Activists deplatformed a deepfake porn app, but others remain

By Andrew Paul

An unsettlingly intuitive app allowing users to upload anyone’s photos into an AI deepfake program so they can be layered onto preexisting pornographic videos was taken offline just one day after MIT Technology Review published a detailed account of its existence. It’s a helpful reminder to everyone that deplatforming works wonders in our digital hellscape.

The app, which Technology Review refused to identify to prevent further site traffic, had already amassed “small user base actively giving the creator development feedback in online forums” during its lifespan, and garnered an estimated 6.7 million site visitors last month. Although far from the only unethical deepfake app to have surfaced since the technology’s problematic ascendence, MIT’s report points to just how easy and streamlined these programs have become.

The potential ramifications of deepfake tech are hard to fully envision yet, with even its above-board, legal usages drawing raised eyebrows from many keeping track of its rising popularity. That said, at least one person seems to have no issue with getting his visage smacked onto someone else’s: Yep, you guessed right, it’s *checks notes* ...Bruce Willis? Wait, what.

There’s still some tells to spotting deepfakes —

Although worrisome and potentially extremely problematic, we’re still at least a little ways off from any random, immoral jackass conjuring impeccable deepfakes. Scientists recently pointed towards deepfake images’ eyes as one of their best tells — much of the time, AI programs can’t replicate that very human “eye glimmer” that comes from surrounding light reflections. There’s something slightly poetic to that, we suppose, but we still feel a bit nauseous about the whole thing, to be honest.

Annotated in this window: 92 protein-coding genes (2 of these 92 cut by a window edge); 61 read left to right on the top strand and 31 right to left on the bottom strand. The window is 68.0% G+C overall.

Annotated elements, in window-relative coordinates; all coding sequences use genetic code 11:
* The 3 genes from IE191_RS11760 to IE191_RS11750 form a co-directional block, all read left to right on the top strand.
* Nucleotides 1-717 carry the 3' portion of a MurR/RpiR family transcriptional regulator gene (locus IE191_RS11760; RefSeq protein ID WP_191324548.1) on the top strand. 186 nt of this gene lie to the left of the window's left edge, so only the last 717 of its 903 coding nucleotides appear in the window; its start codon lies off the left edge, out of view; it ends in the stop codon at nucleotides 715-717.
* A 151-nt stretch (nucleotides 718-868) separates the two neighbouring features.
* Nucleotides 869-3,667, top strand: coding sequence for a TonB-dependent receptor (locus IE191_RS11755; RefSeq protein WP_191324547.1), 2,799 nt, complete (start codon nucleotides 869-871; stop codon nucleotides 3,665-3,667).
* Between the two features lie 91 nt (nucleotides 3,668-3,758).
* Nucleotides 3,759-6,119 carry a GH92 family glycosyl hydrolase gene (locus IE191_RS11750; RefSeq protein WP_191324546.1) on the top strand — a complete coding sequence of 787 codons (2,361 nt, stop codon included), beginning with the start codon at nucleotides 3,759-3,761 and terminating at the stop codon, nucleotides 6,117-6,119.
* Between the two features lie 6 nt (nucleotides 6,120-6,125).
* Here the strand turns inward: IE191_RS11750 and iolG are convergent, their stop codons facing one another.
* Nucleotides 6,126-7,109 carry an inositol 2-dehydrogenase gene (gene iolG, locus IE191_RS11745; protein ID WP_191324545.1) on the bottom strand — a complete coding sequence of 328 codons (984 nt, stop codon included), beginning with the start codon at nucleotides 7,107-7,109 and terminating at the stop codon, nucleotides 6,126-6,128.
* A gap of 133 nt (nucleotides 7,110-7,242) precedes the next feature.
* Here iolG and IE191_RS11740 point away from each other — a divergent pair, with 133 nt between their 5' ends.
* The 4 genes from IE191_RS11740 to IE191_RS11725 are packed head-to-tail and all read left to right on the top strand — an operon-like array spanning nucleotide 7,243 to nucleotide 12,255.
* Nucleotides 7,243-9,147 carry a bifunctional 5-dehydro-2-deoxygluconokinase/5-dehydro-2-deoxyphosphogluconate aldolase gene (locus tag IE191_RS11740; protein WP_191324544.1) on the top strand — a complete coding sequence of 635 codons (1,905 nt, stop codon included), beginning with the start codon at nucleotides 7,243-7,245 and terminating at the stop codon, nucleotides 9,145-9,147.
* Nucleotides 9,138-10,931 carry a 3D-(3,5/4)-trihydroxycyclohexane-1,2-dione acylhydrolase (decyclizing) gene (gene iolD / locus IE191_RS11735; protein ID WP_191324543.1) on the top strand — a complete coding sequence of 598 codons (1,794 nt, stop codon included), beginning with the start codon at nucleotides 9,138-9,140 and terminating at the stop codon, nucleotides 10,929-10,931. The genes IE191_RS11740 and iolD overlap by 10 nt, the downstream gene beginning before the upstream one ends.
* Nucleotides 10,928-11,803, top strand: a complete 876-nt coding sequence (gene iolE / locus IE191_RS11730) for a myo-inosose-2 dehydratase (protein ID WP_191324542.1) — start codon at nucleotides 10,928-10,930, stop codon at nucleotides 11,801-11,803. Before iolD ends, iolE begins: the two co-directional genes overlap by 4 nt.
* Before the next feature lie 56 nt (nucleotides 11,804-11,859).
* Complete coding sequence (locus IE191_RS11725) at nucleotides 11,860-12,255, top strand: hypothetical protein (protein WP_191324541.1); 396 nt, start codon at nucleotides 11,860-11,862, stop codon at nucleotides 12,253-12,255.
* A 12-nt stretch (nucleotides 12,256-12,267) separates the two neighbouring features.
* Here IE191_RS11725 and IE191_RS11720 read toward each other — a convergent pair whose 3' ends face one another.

How about some deepfake palate cleansers? —

Alright, deepfakes are pretty awful no matter how you spin them, but that doesn’t mean the technology hasn’t been put to at least some good use. This deepfake correction for a particular cameo in The Mandalorian landed its creator an honest-to-God job with Lucasfilms, and we still enjoy revisiting Napoleon Bonaparte singing the Evangelion theme song from time to time. Relatedly to that Mandalorian project, someone attempted to deepfake a young Harrison Ford into Solo: A Star Wars Story to see if it might improve the film. It doesn’t, but hey, it’s an admirable attempt to salvage at least something from that train wreck of a movie.


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